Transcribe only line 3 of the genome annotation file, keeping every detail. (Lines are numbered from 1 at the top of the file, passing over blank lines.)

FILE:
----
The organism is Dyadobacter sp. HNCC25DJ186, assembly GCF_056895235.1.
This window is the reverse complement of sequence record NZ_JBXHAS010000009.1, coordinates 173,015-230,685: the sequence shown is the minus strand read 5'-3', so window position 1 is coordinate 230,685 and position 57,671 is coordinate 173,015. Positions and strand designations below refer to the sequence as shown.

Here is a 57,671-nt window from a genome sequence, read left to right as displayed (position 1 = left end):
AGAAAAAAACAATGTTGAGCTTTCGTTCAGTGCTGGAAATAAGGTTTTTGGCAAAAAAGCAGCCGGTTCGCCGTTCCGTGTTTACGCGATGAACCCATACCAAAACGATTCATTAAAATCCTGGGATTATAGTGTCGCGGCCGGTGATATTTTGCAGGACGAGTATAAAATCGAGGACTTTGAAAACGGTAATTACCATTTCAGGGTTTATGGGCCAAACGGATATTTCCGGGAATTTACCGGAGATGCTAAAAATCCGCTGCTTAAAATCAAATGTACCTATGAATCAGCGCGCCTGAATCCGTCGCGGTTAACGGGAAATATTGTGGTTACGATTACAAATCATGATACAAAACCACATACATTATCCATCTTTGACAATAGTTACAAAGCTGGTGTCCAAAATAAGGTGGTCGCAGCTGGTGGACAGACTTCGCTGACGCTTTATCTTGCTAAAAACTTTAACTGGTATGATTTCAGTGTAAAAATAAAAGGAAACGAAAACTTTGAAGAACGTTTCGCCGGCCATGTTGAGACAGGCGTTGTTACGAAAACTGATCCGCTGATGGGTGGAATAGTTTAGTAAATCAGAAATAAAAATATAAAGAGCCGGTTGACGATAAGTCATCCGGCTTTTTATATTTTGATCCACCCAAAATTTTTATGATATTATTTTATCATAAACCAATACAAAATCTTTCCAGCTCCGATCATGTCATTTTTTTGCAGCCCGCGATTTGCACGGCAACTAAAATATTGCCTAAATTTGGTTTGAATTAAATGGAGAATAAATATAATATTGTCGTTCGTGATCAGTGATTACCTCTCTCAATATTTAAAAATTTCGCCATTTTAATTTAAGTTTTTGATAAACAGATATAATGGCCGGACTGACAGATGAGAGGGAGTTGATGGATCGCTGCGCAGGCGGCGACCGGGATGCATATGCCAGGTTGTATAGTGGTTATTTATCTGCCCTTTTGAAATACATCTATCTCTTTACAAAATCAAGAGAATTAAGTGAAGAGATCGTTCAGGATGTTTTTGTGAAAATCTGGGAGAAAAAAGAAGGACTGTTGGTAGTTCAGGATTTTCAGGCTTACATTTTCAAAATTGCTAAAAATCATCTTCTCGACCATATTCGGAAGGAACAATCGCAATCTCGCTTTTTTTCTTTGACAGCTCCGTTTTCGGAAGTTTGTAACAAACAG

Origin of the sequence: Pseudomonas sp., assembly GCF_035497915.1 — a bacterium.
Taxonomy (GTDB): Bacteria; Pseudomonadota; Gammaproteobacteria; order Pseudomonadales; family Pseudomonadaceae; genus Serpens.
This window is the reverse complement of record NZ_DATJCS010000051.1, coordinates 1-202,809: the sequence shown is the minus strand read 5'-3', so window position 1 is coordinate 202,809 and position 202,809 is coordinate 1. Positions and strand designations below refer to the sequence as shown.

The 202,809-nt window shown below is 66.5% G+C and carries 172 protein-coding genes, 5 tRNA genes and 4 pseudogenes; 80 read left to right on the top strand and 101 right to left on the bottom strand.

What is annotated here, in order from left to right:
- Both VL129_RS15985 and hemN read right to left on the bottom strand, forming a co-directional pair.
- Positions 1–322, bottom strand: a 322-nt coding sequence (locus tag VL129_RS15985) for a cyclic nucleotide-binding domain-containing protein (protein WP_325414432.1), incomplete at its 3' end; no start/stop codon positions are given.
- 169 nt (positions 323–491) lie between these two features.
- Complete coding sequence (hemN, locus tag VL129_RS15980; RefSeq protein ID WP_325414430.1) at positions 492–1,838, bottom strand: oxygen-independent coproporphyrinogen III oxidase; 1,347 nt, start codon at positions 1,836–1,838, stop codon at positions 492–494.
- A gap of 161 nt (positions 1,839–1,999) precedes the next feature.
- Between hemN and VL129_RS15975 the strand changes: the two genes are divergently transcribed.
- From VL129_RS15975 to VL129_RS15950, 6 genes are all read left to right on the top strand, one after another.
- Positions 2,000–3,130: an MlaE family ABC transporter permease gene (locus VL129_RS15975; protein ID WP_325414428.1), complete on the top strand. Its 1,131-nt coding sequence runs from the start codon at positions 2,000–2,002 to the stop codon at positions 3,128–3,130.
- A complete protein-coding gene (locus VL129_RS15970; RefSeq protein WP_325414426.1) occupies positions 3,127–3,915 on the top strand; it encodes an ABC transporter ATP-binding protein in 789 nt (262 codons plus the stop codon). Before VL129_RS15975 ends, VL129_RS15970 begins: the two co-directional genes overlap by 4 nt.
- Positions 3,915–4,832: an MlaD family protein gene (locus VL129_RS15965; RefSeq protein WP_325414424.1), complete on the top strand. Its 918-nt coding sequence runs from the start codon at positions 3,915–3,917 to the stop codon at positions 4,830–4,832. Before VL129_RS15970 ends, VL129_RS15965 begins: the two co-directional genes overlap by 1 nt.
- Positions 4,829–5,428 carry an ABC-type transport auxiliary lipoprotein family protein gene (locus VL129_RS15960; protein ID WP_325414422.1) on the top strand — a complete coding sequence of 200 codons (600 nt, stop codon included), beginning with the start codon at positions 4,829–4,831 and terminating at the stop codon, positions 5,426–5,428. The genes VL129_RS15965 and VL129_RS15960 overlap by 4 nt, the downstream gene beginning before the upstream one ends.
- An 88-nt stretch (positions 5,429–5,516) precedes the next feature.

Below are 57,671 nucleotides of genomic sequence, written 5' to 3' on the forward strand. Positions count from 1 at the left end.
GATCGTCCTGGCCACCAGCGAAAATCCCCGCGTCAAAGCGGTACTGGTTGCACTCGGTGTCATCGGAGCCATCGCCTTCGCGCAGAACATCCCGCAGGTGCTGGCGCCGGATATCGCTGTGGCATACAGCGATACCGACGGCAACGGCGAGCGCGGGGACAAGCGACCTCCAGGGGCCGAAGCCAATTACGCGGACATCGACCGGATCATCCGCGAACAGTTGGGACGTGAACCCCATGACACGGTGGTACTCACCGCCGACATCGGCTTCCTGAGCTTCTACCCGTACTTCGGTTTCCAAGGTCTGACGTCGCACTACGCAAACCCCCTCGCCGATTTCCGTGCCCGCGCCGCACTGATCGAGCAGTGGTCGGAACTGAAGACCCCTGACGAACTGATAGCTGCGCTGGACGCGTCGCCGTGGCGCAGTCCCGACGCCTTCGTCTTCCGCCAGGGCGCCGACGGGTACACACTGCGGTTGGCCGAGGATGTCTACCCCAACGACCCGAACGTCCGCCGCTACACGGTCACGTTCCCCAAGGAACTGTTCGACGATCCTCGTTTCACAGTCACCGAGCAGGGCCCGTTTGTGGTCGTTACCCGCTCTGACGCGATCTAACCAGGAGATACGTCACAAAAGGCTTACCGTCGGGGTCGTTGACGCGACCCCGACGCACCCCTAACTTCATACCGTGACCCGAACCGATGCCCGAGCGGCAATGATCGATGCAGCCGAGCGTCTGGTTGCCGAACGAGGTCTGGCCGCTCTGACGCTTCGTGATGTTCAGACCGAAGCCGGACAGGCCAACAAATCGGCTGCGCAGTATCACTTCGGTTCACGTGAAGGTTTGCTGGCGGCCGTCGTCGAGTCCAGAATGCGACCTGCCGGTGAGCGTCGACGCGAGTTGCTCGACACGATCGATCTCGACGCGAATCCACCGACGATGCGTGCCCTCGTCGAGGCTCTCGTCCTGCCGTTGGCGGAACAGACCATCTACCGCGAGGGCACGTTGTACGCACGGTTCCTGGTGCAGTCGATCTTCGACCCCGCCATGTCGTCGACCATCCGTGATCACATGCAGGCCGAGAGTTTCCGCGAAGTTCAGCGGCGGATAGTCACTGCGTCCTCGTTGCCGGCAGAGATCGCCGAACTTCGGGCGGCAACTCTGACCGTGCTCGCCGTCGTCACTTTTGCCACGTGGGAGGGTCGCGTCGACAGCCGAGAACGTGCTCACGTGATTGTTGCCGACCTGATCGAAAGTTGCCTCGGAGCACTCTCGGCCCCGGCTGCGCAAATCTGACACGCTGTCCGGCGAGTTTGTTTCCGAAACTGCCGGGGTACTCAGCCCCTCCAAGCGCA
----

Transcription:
Here is a 57,671-nt window from a genome sequence, read left to right as displayed (position 1 = left end):